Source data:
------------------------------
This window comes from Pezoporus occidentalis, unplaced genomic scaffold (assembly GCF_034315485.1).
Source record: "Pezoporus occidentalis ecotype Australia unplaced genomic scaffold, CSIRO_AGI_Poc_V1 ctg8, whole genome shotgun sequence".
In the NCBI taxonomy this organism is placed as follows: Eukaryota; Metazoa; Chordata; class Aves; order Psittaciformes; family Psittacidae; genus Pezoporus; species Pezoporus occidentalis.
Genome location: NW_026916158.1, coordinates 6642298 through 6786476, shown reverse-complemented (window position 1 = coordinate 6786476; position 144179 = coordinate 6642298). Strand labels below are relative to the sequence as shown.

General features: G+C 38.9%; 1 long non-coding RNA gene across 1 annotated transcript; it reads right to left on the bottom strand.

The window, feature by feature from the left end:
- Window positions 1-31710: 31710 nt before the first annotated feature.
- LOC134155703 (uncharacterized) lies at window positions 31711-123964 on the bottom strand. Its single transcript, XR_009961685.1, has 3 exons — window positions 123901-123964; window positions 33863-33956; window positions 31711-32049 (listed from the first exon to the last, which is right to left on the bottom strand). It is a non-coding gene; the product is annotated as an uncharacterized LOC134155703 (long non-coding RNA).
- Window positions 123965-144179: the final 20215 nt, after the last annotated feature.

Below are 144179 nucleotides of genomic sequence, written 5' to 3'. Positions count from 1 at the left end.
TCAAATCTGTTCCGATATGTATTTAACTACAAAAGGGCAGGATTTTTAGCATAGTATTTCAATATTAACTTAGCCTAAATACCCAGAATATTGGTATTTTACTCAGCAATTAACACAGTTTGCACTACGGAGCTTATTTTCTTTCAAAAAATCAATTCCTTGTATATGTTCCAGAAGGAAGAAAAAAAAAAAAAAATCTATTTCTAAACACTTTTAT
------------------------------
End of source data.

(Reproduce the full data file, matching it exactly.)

This window comes from Pezoporus occidentalis, unplaced genomic scaffold (assembly GCF_034315485.1).
Source record: "Pezoporus occidentalis ecotype Australia unplaced genomic scaffold, CSIRO_AGI_Poc_V1 ctg8, whole genome shotgun sequence".
In the NCBI taxonomy this organism is placed as follows: Eukaryota; Metazoa; Chordata; class Aves; order Psittaciformes; family Psittacidae; genus Pezoporus; species Pezoporus occidentalis.
Genome location: NW_026916158.1, coordinates 6642298 through 6786476, shown reverse-complemented (window position 1 = coordinate 6786476; position 144179 = coordinate 6642298). Strand labels below are relative to the sequence as shown.

General features: G+C 38.9%; 1 long non-coding RNA gene across 1 annotated transcript; it reads right to left on the bottom strand.

The window, feature by feature from the left end:
- Window positions 1-31710: 31710 nt before the first annotated feature.
- LOC134155703 (uncharacterized) lies at window positions 31711-123964 on the bottom strand. Its single transcript, XR_009961685.1, has 3 exons — window positions 123901-123964; window positions 33863-33956; window positions 31711-32049 (listed from the first exon to the last, which is right to left on the bottom strand). It is a non-coding gene; the product is annotated as an uncharacterized LOC134155703 (long non-coding RNA).
- Window positions 123965-144179: the final 20215 nt, after the last annotated feature.

Below are 144179 nucleotides of genomic sequence, written 5' to 3'. Positions count from 1 at the left end.
TCAAATCTGTTCCGATATGTATTTAACTACAAAAGGGCAGGATTTTTAGCATAGTATTTCAATATTAACTTAGCCTAAATACCCAGAATATTGGTATTTTACTCAGCAATTAACACAGTTTGCACTACGGAGCTTATTTTCTTTCAAAAAATCAATTCCTTGTATATGTTCCAGAAGGAAGAAAAAAAAAAAAAAATCTATTTCTAAACACTTTTAT